American journalists love two things: rating future drafts and reviewing past drafts. When it comes to the 2011 set, Nikita Kucherov invariably comes out on top in the revised version, who in reality was selected only at number 58.
Each time, it is not clear how the clubs could get past Nikita, given his historic performance at the YJWCH pre-draft – Kucherov scored 21 points in seven games there and set a record that no one can beat yet. The guys who are next to Kucherov in this top have consistently dropped in the first round (Hughes, Cofield, Nylander, Kessel) or are projected in the top of the draft (Michkov).
Let’s go back to 2011. Numerous sites and drafting agencies have compiled their own versions of the first round of the draft or even the first hundred. Nobody put Kucherov in the top 30. Usually, his position roughly corresponded to the one under which he actually left for Tampa.
Nikita Kucherov at MFM-2013
The Hockey Writers was one of the most generous and ranked Nikita 49th. The journalist of the publication noted that Kucherov’s talent is at the level of the first round. Then why was Nikita in the middle of the second? “On the ice, he often looks indifferent to the game and lacks unmotivated removals,” was the description of a big flaw in the game of young Kucherov. In principle, he did not overcome it to the end – we saw this in some moments.
Kucherov moves NHL legends, rewriting history. But his behavior is sometimes just ashamed
By that time, the NHL had already seen enough of our talents, which today could do incredible things, and then mope for a few games. The names of Nikolai Zherdev and Stanislav Chistov, who failed to add efficiency and discipline to their talent, were remembered not only by us, but also by NHL managers. One of the journalists, even during the record YUCHM, wrote: “Potential problems with work ethics – you can compare it with the Russian players of the past.”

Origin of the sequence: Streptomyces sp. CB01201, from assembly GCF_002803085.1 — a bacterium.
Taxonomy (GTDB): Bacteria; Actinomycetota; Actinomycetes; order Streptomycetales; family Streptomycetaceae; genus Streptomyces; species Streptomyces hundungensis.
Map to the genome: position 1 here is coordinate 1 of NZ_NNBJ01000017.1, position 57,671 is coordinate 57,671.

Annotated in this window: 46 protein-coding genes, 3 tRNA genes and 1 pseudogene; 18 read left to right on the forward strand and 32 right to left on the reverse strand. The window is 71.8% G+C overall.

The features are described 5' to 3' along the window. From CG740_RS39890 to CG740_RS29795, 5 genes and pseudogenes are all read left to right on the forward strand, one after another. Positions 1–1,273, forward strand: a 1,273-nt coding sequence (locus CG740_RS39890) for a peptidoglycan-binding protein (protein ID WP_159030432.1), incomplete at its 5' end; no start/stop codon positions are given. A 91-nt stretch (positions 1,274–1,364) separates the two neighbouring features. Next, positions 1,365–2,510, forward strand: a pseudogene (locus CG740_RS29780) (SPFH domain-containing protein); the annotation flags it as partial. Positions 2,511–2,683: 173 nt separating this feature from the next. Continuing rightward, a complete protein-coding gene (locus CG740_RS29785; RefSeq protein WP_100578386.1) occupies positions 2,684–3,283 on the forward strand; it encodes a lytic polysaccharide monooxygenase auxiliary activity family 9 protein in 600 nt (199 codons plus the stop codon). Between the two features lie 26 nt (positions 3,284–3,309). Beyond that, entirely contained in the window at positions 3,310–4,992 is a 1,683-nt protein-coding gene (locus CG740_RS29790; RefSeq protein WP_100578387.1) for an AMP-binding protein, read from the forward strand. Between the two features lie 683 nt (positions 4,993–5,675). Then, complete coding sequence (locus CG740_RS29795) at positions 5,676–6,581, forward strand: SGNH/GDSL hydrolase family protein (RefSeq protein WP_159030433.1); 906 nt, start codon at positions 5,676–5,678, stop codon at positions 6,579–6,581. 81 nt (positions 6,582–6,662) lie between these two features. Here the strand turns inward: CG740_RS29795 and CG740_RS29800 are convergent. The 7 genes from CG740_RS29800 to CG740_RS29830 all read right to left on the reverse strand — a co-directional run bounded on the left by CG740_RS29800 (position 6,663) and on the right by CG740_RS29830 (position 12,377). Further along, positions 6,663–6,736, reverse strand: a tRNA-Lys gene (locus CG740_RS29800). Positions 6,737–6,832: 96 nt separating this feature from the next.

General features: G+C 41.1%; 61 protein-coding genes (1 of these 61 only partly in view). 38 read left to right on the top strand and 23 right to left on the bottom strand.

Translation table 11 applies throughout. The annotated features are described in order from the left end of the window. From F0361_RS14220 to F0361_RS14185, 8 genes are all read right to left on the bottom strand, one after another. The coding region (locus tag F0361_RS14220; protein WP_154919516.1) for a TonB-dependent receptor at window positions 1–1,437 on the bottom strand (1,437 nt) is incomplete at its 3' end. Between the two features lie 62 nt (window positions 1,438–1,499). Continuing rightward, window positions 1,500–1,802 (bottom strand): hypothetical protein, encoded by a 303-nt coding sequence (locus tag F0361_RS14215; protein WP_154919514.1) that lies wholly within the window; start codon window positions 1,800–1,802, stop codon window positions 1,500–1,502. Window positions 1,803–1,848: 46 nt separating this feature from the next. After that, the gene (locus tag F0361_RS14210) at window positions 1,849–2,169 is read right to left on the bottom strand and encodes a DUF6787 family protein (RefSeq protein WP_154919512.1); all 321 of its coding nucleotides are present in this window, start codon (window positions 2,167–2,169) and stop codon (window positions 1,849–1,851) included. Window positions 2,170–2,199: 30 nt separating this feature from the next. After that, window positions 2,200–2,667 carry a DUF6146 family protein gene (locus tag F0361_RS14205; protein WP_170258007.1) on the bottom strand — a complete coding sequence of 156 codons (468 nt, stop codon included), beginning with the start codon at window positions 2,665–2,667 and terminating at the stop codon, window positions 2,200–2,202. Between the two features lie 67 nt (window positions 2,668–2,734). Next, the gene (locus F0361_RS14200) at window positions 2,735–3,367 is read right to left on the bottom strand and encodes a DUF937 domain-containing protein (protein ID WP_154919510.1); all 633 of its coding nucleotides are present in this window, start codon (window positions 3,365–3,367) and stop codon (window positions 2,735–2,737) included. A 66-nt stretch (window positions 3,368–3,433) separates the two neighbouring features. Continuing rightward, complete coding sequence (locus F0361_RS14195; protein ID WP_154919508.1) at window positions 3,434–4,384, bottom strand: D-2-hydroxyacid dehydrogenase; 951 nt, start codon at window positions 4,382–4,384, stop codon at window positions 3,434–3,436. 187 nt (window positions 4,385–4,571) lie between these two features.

This was one of the shortcomings. The second is the so-called “Russian factor”. Now this is already forgotten, but then the KHL was at the peak of its geopolitical and financial influence, Russian players could get big money at home. The low dollar and the fact that the NHL then had incomes and salaries less than now, made the conditions of the KHL even more favorable.
Journalist Eldon McDonald wrote before the draft: “Kucherov’s main negative factor is that he is Russian and plays in Russia.” The passport was not yet the main problem, but the KHL greatly interfered – they put Vladislav Namestnikov, who was the consensus pick of the first round, and Alexander Khokhlacheva above Nikita. Both played in the Canadian junior leagues and not at home.
Nikita Kucherov at the heart of CSKA
Shortly before the draft, Kucherov announced that he was going to stay in Russia for another two seasons, which could bring down his shares even more. Some clubs hoped so. For example, Calgary picked in the second round right before Tampa, the club had plans for Kucherov, but figured they could pull him out later. But the Lightning, after the second round, had the next peak only in the fifth – they decided not to give a chance to competitors and took a chance.
As we know, Kucherov did not spend two seasons in Russia. The player received a shoulder injury, which CSKA refused to treat. According to the player, the club did not believe that he had some kind of injury, and offered Kucherov to perform the operation at his own expense. As the hockey player said in an interview, this attitude was one of the reasons for leaving for Canada a year earlier than planned.
Finally, the third factor that played against Kucherov in the draft is size. The dimensions of the player at that time were 178 cm and 77 kg. The NHL back then was much more old-fashioned and looked at size rather than speed. Thanks to this, in the first round, the big ones were still chosen, who relied solely on meat and muscles, and not brains. One of the most famous examples is Toronto’s 23rd pick Tyler Biggs: zero NHL games, only 17 points per 100 AHL games.
Nikita Kucherov in the “Red Army”
Due to the size of his game in the body raised big questions. Scouts noted that he was not afraid to do the dirty work, but because of his small size, it was not always corny to perform. Perhaps the first season in the league (2013/2014), which Kucherov spent on the fourth line with checker Nate Thompson, left to adapt to the NHL. A year later, the legendary “Triplets” were born.
As a result, Kucherov approached the NHL in the rather vague status of a player who performed well at the youth level, but still seemed like a person who might not reach his potential. Even when he scored his first NHL goal with his first shot on goal, the commentators called him “Dmitry”, confusing him with the Belarusian defender Korobov, who was simultaneously called out of the farm.
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However, the story of Kucherov is the case when the vulgar saying “everything is well that ends well” really works. He has landed in the club that best brings young players to the NHL and treats any prospect he has as a possible rough diamond. It’s not a fact that another team would rush about restoring Kucherov’s shoulder like that – some organizations don’t pay attention to their young ones at all outside the first round.